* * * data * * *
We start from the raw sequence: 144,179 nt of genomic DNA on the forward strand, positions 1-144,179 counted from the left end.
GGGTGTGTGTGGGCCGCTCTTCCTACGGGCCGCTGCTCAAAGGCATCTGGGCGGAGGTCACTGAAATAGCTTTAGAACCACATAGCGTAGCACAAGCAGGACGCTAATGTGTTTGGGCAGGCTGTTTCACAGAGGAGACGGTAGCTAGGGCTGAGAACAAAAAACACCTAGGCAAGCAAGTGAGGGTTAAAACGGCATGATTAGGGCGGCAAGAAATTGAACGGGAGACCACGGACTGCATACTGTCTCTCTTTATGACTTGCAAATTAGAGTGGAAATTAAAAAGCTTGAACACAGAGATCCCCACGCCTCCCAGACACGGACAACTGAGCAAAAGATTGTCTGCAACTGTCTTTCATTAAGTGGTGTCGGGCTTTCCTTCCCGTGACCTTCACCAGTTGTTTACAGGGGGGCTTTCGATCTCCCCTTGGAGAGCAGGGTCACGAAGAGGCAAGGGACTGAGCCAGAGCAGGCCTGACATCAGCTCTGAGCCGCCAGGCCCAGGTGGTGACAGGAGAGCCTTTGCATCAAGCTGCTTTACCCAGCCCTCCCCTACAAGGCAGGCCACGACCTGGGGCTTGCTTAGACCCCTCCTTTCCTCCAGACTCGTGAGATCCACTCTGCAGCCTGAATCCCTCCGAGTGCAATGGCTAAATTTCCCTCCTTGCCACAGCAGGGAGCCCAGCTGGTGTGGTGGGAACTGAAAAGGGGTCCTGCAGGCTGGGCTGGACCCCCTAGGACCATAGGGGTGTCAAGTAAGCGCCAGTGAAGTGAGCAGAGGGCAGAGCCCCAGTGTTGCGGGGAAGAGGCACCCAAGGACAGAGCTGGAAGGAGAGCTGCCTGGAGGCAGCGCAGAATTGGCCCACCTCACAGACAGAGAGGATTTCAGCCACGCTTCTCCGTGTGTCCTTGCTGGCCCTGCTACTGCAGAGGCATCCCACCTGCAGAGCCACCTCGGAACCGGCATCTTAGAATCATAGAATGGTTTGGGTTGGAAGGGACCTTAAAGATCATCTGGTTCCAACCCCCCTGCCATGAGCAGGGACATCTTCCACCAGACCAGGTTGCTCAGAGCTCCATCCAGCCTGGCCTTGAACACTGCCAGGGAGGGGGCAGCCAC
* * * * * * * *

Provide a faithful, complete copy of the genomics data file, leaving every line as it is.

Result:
We start from the raw sequence: 144,179 nt of genomic DNA on the forward strand, positions 1-144,179 counted from the left end.
GGGTGTGTGTGGGCCGCTCTTCCTACGGGCCGCTGCTCAAAGGCATCTGGGCGGAGGTCACTGAAATAGCTTTAGAACCACATAGCGTAGCACAAGCAGGACGCTAATGTGTTTGGGCAGGCTGTTTCACAGAGGAGACGGTAGCTAGGGCTGAGAACAAAAAACACCTAGGCAAGCAAGTGAGGGTTAAAACGGCATGATTAGGGCGGCAAGAAATTGAACGGGAGACCACGGACTGCATACTGTCTCTCTTTATGACTTGCAAATTAGAGTGGAAATTAAAAAGCTTGAACACAGAGATCCCCACGCCTCCCAGACACGGACAACTGAGCAAAAGATTGTCTGCAACTGTCTTTCATTAAGTGGTGTCGGGCTTTCCTTCCCGTGACCTTCACCAGTTGTTTACAGGGGGGCTTTCGATCTCCCCTTGGAGAGCAGGGTCACGAAGAGGCAAGGGACTGAGCCAGAGCAGGCCTGACATCAGCTCTGAGCCGCCAGGCCCAGGTGGTGACAGGAGAGCCTTTGCATCAAGCTGCTTTACCCAGCCCTCCCCTACAAGGCAGGCCACGACCTGGGGCTTGCTTAGACCCCTCCTTTCCTCCAGACTCGTGAGATCCACTCTGCAGCCTGAATCCCTCCGAGTGCAATGGCTAAATTTCCCTCCTTGCCACAGCAGGGAGCCCAGCTGGTGTGGTGGGAACTGAAAAGGGGTCCTGCAGGCTGGGCTGGACCCCCTAGGACCATAGGGGTGTCAAGTAAGCGCCAGTGAAGTGAGCAGAGGGCAGAGCCCCAGTGTTGCGGGGAAGAGGCACCCAAGGACAGAGCTGGAAGGAGAGCTGCCTGGAGGCAGCGCAGAATTGGCCCACCTCACAGACAGAGAGGATTTCAGCCACGCTTCTCCGTGTGTCCTTGCTGGCCCTGCTACTGCAGAGGCATCCCACCTGCAGAGCCACCTCGGAACCGGCATCTTAGAATCATAGAATGGTTTGGGTTGGAAGGGACCTTAAAGATCATCTGGTTCCAACCCCCCTGCCATGAGCAGGGACATCTTCCACCAGACCAGGTTGCTCAGAGCTCCATCCAGCCTGGCCTTGAACACTGCCAGGGAGGGGGCAGCCAC